The lean gas stream is first cooled by indirect heat exchange in the cooler 17 and is then passed into a second vapor-liquid separation zone 18. Cooling this stream effects the condensation of vaporized absorbent liquid, with the resultant liquid phase material being collected and withdrawn through line 31. The remaining uncondensed portion of the lean gas stream continues through line 19 and may be heated in an indirect heat exchange means 20. If the lean gas stream is at a sufficiently high temperature at this point, an optional stream of liquid phase water carried by line 21 may be admixed with the lean gas stream to increase its volume by the vaporization of the water and the production of a pressurized steam-hydrocarbon gas mixture. The pressurized gas flowing through line 22 is directed into the inlet of a power recovery turbine 23 and is therein depressurized to yield the relatively low pressure lean gas stream carried by line 24. This gas stream may be disposed of as by passage into the refinery fuel gas collection header or by passage to other hydrocarbon recovery facilities.
The energy recovered by the depressurization of the lean gas stream is transferred through a shaft to a compressor 25 wherein air from line 26 is pressurized to form the relatively high pressure air stream carried by line 27. The compressed air stream may then be passed into the FCC unit in which the feed gas stream originated to aid in the regeneration, transportation or cooling of the catalyst used in the process. The compressed air carried by line 27 is passed into the catalyst regeneration zone of the fluidized catalytic cracking (FCC) zone 28. The air is used to regenerate catalyst used in the conversion of residual oils entering via line 29 into liquid products removed through line 30, and other lines not shown, and vaporous products forming the wet gas feed stream transported by line 1 into the gas concentration unit.
In a limited and optional embodiment of the invention, the lean gas stream carried by line 24, which has been cooled due to expansion, is caused to flow to the indirect heat exchange means 17 as the coolant used therein. It is to be noted that the Drawing illustrates several embodiments of the inventive concept, and that it is unlikely that all of these embodiments would be practiced simultaneously. More specifically, if the depressurized lean gas is utilized to cool the undepressurized lean gas in the heat exchanger 17, then it is preferred that the gas flowing through line 19 is not heated as by the optional heater 20 or supplemented with water from line 21.
Most large petroleum refineries contain a hydrocarbon conversion process referred to as a fluidized catalytic cracking (FCC) process unit. In this unit the residual petroleum stream such as a vacuum gas oil or reduced crude is brought into contact with fluidized cracking catalyst at a substantially elevated temperature and normally in the absence of added hydrogen. This contacting results in a reduction in the average molecular weight of the feed hydrocarbon thereby producing a large variety of product hydrocarbons ranging from methane to hydrocarbons very similar in boiling point and volatility to the heavier feed hydrocarbons. The product hydrocarbons are separated from the catalyst and withdrawn from the reaction zone of the FCC unit. Typically this stream, after cooling by indirect heat exchange, is passed into an intermediate point of a fractionation column referred to as a main fractionation column or main column of the FCC process. The product hydrocarbons are therein separated into a number of effluent streams having separate boiling point ranges. For example, the heavier product hydrocarbons may be separated into such product streams as gas oil, diesel fuel and naphtha. There is also produced a vaporous effluent stream which is withdrawn from the overhead receiver of the main fractionation column. This gas stream, which is the preferred feed gas stream of the subject process, is referred to as a rich gas or "wet" gas since it contains substantial quantities of normally liquid hydrocarbon and various olefinic hydrocarbons which may be recovered. As used herein, the term "normally liquid hydrocarbons" is intended to indicate hydrocarbons which are liquid at 60° F. and a pressure of one atmosphere absolute. The olefinic hydrocarbons have substantial economic value as feedstock for alkylation, polymerization or catalytic condensation processes and it is therefore very desirable to recover the olefinic hydrocarbons and the normally liquid hydrocarbons present in the wet gas stream. For this reason, the wet gas stream is normally passed into a collection facility referred to as a gas concentration unit.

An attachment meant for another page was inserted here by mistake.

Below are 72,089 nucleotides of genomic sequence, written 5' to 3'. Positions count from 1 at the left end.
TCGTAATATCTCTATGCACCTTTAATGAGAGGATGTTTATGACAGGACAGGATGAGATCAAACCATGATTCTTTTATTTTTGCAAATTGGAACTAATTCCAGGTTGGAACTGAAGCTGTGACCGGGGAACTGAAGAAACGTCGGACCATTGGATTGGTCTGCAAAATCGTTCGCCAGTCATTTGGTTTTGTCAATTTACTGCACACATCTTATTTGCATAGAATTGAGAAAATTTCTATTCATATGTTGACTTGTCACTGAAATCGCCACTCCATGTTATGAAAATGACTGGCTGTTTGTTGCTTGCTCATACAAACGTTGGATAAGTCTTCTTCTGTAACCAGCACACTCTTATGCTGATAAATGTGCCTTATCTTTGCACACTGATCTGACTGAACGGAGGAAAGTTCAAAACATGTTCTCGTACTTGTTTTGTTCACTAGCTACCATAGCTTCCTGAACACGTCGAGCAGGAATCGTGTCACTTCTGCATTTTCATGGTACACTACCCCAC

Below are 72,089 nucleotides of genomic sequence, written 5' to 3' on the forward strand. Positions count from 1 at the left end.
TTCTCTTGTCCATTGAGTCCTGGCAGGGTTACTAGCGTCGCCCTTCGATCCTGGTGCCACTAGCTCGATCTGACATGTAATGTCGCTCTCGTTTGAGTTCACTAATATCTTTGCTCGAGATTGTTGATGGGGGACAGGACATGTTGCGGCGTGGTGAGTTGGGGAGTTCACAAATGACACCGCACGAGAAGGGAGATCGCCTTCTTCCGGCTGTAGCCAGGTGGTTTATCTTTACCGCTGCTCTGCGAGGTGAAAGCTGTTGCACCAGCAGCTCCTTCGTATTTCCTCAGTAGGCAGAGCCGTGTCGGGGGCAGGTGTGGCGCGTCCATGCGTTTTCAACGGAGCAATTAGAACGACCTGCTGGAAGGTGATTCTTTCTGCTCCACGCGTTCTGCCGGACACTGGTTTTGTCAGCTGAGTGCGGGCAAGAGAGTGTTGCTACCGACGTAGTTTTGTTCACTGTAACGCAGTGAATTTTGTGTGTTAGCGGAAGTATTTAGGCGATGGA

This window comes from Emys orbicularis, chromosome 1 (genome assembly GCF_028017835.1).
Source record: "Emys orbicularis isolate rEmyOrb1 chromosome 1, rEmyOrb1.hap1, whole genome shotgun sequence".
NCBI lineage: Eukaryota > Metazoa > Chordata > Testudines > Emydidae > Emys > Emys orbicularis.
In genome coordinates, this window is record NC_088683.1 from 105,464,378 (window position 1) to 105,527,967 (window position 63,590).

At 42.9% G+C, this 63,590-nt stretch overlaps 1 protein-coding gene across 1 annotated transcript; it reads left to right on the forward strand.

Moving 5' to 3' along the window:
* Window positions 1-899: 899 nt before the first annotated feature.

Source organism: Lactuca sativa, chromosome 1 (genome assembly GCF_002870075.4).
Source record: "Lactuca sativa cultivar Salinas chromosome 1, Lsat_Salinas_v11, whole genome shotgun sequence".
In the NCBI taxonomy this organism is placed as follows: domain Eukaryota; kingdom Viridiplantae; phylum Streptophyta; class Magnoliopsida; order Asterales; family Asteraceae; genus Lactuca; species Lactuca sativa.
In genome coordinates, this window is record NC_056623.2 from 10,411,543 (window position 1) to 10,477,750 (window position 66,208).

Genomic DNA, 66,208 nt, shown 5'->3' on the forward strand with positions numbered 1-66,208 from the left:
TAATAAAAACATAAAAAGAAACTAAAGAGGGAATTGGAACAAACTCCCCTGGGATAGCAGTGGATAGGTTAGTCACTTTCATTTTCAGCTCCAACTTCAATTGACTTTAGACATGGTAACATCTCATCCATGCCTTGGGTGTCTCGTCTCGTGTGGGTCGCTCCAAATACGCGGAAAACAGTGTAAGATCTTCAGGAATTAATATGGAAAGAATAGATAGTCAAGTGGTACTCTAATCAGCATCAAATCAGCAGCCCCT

In a gas concentration unit, the feed gas is normally first compressed as to a pressure above 150 psig and is then contacted with one or more absorbent streams at absorption-promoting conditions. Typical configurations of the gas concentration units may be seen from the previously cited references. In many of these configurations, a gas stream is admixed with recycled vapor and liquid streams and then passed into a high pressure separator as the first contacting step. The vapor stream removed from the high pressure separator is then passed into a first or primary absorber wherein the gases are normally contacted with one or more naphtha streams. The vaporous material which is not absorbed into these naphtha streams is removed from the top of the primary absorber and typically passed into a second or sponge absorber. The lean absorption liquid utilized in the sponge absorber is typically a higher boiling material such as a gas oil or fuel oil with this contacting serving to remove most of the naphtha which is present in the gas stream due to its contact with the lean naphtha stream in the primary absorption column. The heavy oil may also effect some absorption of lighter hydrocarbons and therefore function as a third absorption sequence. The removal of the heavier hydrocarbons, normally including most of the C4 -plus or C3 -plus hydrocarbons, produces a lean gas stream composed mostly of methane, ethane and ethylene. Heretofore it has been a customary practice to depressurize the thus-created lean gas stream into a low pressure fuel gas receiving system through a control valve. Typically the lean gas was directed to the fuel gas header system of the refinery which is normally maintained at a pressure in the range of from about 20 to about 50 psig.